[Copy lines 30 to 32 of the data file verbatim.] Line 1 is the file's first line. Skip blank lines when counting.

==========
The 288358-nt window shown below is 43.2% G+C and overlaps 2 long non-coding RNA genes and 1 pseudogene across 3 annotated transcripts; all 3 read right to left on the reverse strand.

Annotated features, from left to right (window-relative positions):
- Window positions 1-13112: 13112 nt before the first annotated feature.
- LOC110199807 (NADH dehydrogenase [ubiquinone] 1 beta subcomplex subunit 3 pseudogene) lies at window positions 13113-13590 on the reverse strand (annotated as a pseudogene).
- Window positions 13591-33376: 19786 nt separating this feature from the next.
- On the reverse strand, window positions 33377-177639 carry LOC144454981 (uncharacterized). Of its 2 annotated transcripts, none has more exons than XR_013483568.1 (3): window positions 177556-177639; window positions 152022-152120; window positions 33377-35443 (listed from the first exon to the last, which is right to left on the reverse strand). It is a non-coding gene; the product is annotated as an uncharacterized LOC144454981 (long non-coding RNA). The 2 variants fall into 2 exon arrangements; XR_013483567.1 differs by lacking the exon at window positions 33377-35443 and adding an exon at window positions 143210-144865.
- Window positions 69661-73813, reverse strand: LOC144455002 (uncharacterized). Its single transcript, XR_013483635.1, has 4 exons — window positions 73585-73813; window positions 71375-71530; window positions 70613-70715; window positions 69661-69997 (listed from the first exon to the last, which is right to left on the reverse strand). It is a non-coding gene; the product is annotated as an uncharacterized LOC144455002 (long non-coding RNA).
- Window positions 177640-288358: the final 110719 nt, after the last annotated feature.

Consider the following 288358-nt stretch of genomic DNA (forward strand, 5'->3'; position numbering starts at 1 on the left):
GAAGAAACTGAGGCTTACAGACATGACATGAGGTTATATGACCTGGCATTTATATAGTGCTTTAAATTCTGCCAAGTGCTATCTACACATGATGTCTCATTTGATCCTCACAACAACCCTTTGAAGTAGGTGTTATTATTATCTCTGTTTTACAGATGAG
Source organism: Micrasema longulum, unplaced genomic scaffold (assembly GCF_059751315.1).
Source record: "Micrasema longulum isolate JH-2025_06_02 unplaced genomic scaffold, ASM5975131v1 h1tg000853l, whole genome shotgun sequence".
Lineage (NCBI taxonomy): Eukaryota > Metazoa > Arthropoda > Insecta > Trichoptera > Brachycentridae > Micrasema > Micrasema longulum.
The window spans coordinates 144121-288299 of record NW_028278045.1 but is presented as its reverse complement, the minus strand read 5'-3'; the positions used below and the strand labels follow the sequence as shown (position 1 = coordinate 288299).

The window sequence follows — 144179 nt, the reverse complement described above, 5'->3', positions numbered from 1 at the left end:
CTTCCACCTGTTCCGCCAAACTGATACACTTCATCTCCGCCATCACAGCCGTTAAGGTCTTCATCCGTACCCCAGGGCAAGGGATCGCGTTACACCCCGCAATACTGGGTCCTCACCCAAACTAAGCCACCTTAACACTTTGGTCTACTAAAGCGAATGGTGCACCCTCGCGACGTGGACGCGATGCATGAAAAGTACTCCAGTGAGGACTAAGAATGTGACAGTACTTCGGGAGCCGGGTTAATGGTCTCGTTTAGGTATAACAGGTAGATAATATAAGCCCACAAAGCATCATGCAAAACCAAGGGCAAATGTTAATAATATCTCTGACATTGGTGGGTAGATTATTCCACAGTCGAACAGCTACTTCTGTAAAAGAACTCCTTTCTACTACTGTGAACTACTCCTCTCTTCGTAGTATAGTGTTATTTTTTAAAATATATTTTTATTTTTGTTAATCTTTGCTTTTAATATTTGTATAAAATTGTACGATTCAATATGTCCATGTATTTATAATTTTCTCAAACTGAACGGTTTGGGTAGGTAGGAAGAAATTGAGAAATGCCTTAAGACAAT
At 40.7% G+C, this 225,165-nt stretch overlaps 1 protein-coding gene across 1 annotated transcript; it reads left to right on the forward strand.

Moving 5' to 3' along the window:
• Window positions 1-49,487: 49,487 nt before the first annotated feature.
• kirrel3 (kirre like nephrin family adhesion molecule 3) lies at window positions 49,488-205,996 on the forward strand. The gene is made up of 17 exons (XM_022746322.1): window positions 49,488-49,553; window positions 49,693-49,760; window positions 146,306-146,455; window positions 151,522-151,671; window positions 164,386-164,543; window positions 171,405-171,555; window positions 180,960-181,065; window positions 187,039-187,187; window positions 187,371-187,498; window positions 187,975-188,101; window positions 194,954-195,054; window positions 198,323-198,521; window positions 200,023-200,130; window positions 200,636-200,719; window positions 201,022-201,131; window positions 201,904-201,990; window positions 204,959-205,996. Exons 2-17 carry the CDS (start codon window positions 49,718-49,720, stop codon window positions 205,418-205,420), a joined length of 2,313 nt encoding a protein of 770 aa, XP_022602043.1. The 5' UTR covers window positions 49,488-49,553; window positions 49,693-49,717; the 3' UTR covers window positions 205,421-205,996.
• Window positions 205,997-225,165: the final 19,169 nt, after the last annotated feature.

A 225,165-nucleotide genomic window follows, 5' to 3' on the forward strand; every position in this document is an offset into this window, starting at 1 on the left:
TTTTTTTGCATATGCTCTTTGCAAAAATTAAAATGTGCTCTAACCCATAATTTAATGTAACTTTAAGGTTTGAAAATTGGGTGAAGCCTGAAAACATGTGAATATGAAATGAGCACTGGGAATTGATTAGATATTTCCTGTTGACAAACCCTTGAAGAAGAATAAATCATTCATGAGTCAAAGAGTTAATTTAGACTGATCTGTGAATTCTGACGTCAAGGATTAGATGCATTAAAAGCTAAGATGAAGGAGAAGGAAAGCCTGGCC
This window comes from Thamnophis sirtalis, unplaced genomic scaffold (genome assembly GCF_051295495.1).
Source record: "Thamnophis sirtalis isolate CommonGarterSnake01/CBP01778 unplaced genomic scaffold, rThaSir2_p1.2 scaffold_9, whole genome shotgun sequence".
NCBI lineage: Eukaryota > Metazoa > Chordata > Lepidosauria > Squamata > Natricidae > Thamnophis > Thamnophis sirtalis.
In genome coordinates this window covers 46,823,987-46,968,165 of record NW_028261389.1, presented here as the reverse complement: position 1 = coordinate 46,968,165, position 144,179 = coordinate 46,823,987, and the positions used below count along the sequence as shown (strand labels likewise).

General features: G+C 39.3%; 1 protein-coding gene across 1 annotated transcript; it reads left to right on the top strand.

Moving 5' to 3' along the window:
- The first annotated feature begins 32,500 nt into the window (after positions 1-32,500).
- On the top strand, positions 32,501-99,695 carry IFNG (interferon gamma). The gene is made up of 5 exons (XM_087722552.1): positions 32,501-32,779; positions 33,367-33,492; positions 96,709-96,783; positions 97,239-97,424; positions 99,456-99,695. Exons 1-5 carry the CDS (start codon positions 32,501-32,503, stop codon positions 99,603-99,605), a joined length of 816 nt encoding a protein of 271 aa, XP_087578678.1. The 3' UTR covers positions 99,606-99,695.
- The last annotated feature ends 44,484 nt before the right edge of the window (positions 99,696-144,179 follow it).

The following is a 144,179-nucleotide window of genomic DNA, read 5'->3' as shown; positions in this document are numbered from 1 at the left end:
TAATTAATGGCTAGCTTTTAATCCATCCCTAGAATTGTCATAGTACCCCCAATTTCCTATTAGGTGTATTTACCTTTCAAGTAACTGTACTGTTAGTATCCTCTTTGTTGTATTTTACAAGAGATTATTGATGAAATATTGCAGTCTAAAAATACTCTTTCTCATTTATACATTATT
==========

- The first annotated feature begins 32,500 nt into the window (after positions 1-32,500).
- On the top strand, positions 32,501-99,695 carry IFNG (interferon gamma). The gene is made up of 5 exons (XM_087722552.1): positions 32,501-32,779; positions 33,367-33,492; positions 96,709-96,783; positions 97,239-97,424; positions 99,456-99,695. Exons 1-5 carry the CDS (start codon positions 32,501-32,503, stop codon positions 99,603-99,605), a joined length of 816 nt encoding a protein of 271 aa, XP_087578678.1. The 3' UTR covers positions 99,606-99,695.
- The last annotated feature ends 44,484 nt before the right edge of the window (positions 99,696-144,179 follow it).